International Reports


September 2021 will mark precisely 60 years since the group of Western industrialised nations formed the Organisation for Economic Co-operation and Development (OECD). In 1961, the OECD also established its Development Assistance Committee to coordinate its members’ development aid (as it was generally known at the time). This autumn, Germany’s Federal Ministry for Economic Cooperation and Development (BMZ) will also commemorate its 60th anniversary.

These six decades have borne witness to many changes. We now tend to refer to development cooperation rather than development aid to stress the fact that it involves a mutually beneficial partnership with other countries. Development cooperation has long ceased to be the preserve of the Western industrialised nations and is now more diverse than ever. Countries that were among the largest recipients of development assistance just 20 years ago have now changed sides and become donors. However, not all of them share the view that successful development is linked to more democracy and rule of law.

The work of development cooperation has never been so complex. It is no longer limited to improving the lives of people in particular countries but has become a vital component of how we tackle global challenges such as security, migration, climate protection, and pandemic prevention. So, it is time to look at current trends and actors in development cooperation and ask ourselves how German development policy can hold its own in this environment.

It was against this background that the Federal Ministry for Economic Cooperation and Development published its BMZ 2030 reform strategy more than a year ago. Its fundamental aims include making development policy more efficient and effective. Veronika Ertl takes stock of the reforms so far and highlights two issues that she believes deserve special emphasis in this reorientation of German development policy. First, Germany should forge alliances with other donor countries outside of the OECD. And second, it should raise its profile as a values-based donor country.

It is important to regularly scrutinise and document the effectiveness of public spending on development assistance. Therefore, many organisations have set up dedicated departments to deal with monitoring and evaluation (M&E). But Angelika Klein and Lukas Kupfernagel argue that M&E can and should do more, calling for an expanded understanding of its role with a stronger focus on consultation than control.

The COVID-19 pandemic has made us keenly aware of the importance of global health. Ranging from pathogens that are transmitted from animals to humans (zoonoses) to the problem of antimicrobial resistance: many problems can only be overcome by taking a holistic view of human, animal, and environmental health in development cooperation, as explained by Martina Kaiser in her article on the One Health approach.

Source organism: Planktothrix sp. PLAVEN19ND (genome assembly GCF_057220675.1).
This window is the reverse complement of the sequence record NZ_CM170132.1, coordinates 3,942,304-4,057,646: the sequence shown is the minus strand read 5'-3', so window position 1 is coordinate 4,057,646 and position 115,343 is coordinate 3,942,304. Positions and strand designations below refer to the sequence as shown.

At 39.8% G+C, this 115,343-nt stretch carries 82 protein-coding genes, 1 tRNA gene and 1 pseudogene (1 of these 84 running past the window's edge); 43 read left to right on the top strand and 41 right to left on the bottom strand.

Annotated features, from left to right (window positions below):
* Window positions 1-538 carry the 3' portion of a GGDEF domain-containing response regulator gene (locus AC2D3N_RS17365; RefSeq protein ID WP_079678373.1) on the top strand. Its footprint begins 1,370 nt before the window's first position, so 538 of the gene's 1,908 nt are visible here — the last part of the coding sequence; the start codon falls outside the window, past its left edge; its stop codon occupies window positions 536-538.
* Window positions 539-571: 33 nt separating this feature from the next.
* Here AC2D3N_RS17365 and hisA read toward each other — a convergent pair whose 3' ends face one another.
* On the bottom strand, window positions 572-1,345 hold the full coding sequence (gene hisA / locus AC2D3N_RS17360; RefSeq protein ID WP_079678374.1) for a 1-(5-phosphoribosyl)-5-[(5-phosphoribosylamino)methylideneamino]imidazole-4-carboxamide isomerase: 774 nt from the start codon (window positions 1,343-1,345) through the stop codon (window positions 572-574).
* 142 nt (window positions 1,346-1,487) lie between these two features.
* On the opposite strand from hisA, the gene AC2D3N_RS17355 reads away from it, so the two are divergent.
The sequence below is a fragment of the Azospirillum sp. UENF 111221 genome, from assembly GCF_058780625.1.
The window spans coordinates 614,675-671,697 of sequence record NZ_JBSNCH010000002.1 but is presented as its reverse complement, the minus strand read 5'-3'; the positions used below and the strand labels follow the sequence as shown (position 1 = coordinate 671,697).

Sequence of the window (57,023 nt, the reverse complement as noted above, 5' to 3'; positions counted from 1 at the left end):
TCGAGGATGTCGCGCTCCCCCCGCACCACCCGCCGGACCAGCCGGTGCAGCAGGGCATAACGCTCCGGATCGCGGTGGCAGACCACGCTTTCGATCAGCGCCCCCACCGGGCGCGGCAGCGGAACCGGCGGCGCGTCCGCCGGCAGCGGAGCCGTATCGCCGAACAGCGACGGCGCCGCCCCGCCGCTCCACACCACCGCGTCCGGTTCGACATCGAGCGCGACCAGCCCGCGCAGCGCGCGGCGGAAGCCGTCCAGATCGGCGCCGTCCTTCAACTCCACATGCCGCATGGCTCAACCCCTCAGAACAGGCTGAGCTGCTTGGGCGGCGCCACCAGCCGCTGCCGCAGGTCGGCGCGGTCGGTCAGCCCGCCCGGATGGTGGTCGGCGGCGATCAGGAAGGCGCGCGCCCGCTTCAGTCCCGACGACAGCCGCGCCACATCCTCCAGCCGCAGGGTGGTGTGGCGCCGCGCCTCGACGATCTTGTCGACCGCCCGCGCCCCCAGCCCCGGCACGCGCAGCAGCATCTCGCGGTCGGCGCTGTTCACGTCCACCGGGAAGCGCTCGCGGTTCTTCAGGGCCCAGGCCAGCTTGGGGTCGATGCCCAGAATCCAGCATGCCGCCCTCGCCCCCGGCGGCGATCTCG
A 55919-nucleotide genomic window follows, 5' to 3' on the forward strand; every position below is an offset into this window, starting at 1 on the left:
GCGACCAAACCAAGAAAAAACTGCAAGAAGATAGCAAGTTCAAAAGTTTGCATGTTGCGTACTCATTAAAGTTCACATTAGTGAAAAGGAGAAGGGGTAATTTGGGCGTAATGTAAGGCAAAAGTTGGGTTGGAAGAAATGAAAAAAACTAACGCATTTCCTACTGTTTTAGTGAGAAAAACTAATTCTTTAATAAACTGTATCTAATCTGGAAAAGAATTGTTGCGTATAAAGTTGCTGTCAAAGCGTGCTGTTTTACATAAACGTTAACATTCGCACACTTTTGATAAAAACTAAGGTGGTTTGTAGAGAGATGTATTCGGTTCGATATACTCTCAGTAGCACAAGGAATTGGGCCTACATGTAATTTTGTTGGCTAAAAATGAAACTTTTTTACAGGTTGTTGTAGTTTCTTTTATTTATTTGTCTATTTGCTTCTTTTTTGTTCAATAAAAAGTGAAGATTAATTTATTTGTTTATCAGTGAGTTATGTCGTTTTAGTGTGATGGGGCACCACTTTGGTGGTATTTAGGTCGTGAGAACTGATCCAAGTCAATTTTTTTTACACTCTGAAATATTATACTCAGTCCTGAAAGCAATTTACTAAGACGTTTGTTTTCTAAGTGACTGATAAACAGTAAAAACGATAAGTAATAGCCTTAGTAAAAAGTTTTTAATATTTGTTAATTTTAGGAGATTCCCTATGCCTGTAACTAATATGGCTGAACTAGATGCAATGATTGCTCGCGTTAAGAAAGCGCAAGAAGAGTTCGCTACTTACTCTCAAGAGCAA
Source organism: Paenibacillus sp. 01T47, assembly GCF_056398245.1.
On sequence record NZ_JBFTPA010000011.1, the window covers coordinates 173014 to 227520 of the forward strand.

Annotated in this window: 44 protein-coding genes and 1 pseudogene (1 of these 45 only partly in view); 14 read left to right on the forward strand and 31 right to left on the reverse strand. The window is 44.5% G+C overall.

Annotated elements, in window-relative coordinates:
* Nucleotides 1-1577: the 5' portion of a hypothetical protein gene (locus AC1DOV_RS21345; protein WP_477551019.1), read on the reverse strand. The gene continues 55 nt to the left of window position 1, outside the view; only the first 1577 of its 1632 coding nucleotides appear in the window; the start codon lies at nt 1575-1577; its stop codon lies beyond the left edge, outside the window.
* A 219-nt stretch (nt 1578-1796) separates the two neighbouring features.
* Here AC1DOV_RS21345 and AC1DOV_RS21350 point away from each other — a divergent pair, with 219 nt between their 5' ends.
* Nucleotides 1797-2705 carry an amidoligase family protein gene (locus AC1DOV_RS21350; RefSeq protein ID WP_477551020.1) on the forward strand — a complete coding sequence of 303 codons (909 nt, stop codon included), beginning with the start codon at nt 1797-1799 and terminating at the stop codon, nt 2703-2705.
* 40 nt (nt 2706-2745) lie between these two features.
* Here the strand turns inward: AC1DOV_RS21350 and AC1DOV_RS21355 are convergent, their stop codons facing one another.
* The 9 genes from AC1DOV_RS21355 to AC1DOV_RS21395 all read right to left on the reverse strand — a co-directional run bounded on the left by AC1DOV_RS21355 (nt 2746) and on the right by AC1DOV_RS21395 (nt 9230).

Development cooperation always reflects the interests and values of the donors. For example, democracy and human rights are often an integral part of Western development cooperation. The fact that these standards come into conflict with other interests and cannot always be enforced as a pure doctrine is highlighted by Carolin Löprich using the example of the EU’s budget support for Ethiopia. However, not every donor country sets standards relating to democracy and the rule of law – not least because they themselves fall short of the mark here. But are countries like China, Russia, or Turkey explicitly promoting autocracy in Africa? Mathias Kamp explores this question in his article.

David Merkle turns his attention to East Asia, where Taiwan shows how even a small country with little diplomatic recognition can make its mark through development cooperation. Taiwan is deliberately using this area to expand its international influence and distinguish itself as an innovative and democratic counter-model to the People’s Republic of China.

The example of the “pragmatic giants” – the term Fabian Blumberg uses to describe the Gulf states and their development cooperation – once again clearly demonstrates the extent to which self-interest shapes this policy area. Measured against their gross national income, Kuwait and the United Arab Emirates have ranked among the world’s top ten bilateral donors in the recent past. However, the distinction between development cooperation and investment is often nebulous.

But one thing is clear: Germany and other Western donors are no longer the sole actors in international development cooperation. Over the next few years, faced with global challenges, it will be important to cooperate even with those players that do not share our values. However, it is equally important to adhere to our belief that the rule of law and democracy in partner countries are essential components of successful and sustainable development. As Mathias Kamp points out using the example of Africa, we generally have one strong ally on our side – the citizens themselves.

I hope you will find this report a stimulating read.


Dr. Gerhard Wahlers is Editor of International Reports, Deputy Secretary General and Head of the Department European and International Cooperation of the Konrad-Adenauer-Stiftung (